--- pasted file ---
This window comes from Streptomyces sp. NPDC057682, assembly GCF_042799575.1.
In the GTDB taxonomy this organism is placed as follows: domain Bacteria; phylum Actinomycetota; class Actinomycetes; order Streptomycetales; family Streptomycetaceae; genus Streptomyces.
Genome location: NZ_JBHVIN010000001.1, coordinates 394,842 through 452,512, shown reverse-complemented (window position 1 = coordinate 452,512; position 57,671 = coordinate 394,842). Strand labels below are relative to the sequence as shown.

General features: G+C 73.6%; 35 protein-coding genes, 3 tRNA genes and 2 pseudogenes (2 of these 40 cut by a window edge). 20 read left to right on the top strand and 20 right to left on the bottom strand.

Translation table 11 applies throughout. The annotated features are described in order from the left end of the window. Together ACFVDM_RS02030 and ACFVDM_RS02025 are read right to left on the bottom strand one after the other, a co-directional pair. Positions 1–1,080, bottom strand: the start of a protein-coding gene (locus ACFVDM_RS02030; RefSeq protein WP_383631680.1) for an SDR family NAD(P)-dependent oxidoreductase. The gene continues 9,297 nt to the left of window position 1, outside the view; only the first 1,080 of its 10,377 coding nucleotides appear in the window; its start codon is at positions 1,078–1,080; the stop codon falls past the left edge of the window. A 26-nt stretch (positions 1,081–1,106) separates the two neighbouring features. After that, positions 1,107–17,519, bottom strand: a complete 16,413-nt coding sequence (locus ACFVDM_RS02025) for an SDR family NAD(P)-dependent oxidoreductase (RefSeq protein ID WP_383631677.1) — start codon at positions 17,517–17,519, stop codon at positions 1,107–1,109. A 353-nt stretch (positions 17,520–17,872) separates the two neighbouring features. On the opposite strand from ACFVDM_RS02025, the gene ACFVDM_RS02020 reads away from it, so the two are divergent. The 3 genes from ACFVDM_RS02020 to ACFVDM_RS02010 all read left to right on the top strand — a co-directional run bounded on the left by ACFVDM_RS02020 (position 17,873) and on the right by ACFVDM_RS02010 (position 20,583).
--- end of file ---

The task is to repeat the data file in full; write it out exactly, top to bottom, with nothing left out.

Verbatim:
This window comes from Streptomyces sp. NPDC057682, assembly GCF_042799575.1.
In the GTDB taxonomy this organism is placed as follows: domain Bacteria; phylum Actinomycetota; class Actinomycetes; order Streptomycetales; family Streptomycetaceae; genus Streptomyces.
Genome location: NZ_JBHVIN010000001.1, coordinates 394,842 through 452,512, shown reverse-complemented (window position 1 = coordinate 452,512; position 57,671 = coordinate 394,842). Strand labels below are relative to the sequence as shown.

General features: G+C 73.6%; 35 protein-coding genes, 3 tRNA genes and 2 pseudogenes (2 of these 40 cut by a window edge). 20 read left to right on the top strand and 20 right to left on the bottom strand.

Translation table 11 applies throughout. The annotated features are described in order from the left end of the window. Together ACFVDM_RS02030 and ACFVDM_RS02025 are read right to left on the bottom strand one after the other, a co-directional pair. Positions 1–1,080, bottom strand: the start of a protein-coding gene (locus ACFVDM_RS02030; RefSeq protein WP_383631680.1) for an SDR family NAD(P)-dependent oxidoreductase. The gene continues 9,297 nt to the left of window position 1, outside the view; only the first 1,080 of its 10,377 coding nucleotides appear in the window; its start codon is at positions 1,078–1,080; the stop codon falls past the left edge of the window. A 26-nt stretch (positions 1,081–1,106) separates the two neighbouring features. After that, positions 1,107–17,519, bottom strand: a complete 16,413-nt coding sequence (locus ACFVDM_RS02025) for an SDR family NAD(P)-dependent oxidoreductase (RefSeq protein ID WP_383631677.1) — start codon at positions 17,517–17,519, stop codon at positions 1,107–1,109. A 353-nt stretch (positions 17,520–17,872) separates the two neighbouring features. On the opposite strand from ACFVDM_RS02025, the gene ACFVDM_RS02020 reads away from it, so the two are divergent. The 3 genes from ACFVDM_RS02020 to ACFVDM_RS02010 all read left to right on the top strand — a co-directional run bounded on the left by ACFVDM_RS02020 (position 17,873) and on the right by ACFVDM_RS02010 (position 20,583).